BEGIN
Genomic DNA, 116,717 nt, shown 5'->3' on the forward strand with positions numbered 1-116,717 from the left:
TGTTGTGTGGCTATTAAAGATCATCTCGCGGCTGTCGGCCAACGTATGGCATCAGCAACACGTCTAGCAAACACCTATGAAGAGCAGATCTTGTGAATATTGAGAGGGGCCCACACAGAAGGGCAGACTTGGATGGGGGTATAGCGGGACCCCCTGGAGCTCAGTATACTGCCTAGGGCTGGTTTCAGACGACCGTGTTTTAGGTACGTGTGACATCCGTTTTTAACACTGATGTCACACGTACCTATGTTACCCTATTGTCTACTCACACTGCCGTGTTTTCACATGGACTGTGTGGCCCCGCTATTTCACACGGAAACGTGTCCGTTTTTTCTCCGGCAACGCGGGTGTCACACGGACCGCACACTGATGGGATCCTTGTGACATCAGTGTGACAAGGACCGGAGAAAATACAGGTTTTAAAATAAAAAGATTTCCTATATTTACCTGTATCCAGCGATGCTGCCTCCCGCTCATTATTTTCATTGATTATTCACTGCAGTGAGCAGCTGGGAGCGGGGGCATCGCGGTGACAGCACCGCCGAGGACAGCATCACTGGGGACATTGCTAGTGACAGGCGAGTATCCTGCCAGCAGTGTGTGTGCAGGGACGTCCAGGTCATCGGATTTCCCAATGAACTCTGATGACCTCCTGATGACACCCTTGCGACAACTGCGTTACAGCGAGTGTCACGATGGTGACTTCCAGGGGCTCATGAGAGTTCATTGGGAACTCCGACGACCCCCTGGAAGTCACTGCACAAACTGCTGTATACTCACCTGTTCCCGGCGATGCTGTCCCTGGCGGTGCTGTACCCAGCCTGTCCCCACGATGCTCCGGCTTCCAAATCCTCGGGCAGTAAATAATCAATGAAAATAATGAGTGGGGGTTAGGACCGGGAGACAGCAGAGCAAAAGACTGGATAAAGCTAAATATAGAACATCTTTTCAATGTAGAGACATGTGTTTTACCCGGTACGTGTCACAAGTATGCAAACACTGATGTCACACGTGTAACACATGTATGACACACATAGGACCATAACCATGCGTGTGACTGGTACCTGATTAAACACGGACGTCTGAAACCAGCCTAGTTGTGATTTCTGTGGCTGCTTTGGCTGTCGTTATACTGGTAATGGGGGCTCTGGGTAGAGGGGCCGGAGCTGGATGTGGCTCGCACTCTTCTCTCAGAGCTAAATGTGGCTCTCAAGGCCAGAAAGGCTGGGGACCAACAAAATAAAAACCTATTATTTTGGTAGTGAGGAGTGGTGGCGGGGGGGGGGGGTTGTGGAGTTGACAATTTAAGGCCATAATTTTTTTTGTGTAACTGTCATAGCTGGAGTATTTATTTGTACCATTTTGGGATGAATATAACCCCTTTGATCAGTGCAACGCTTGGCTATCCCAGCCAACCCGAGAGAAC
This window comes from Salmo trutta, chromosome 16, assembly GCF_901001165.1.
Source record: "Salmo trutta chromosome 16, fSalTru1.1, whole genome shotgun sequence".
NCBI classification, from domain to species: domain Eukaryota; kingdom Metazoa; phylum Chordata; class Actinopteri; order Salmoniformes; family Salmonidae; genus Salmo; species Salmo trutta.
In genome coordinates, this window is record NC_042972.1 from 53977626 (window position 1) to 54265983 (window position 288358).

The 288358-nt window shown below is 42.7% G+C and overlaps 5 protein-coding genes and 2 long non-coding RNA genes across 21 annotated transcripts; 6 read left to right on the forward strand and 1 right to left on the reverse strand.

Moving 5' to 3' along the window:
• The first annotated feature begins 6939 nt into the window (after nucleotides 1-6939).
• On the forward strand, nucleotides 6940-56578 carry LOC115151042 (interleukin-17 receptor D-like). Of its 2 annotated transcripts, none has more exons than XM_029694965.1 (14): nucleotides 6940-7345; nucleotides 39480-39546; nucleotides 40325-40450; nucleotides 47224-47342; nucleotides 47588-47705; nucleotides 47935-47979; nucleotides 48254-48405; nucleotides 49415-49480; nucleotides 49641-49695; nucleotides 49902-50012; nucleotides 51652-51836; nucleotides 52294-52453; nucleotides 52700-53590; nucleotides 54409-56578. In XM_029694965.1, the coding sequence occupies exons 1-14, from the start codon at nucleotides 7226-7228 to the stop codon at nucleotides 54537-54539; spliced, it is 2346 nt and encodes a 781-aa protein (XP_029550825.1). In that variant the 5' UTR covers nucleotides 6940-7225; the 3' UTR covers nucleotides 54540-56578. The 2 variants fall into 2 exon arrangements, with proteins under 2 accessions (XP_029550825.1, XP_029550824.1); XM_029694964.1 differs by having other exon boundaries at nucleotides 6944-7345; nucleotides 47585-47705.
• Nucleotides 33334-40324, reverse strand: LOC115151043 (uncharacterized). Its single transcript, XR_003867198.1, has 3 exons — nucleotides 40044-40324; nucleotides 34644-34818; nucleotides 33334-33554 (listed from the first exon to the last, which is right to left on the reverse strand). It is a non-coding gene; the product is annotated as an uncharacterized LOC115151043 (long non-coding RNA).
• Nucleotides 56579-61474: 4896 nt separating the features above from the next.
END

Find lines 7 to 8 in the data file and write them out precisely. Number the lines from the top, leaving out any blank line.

The 288358-nt window shown below is 42.7% G+C and overlaps 5 protein-coding genes and 2 long non-coding RNA genes across 21 annotated transcripts; 6 read left to right on the forward strand and 1 right to left on the reverse strand.

Moving 5' to 3' along the window: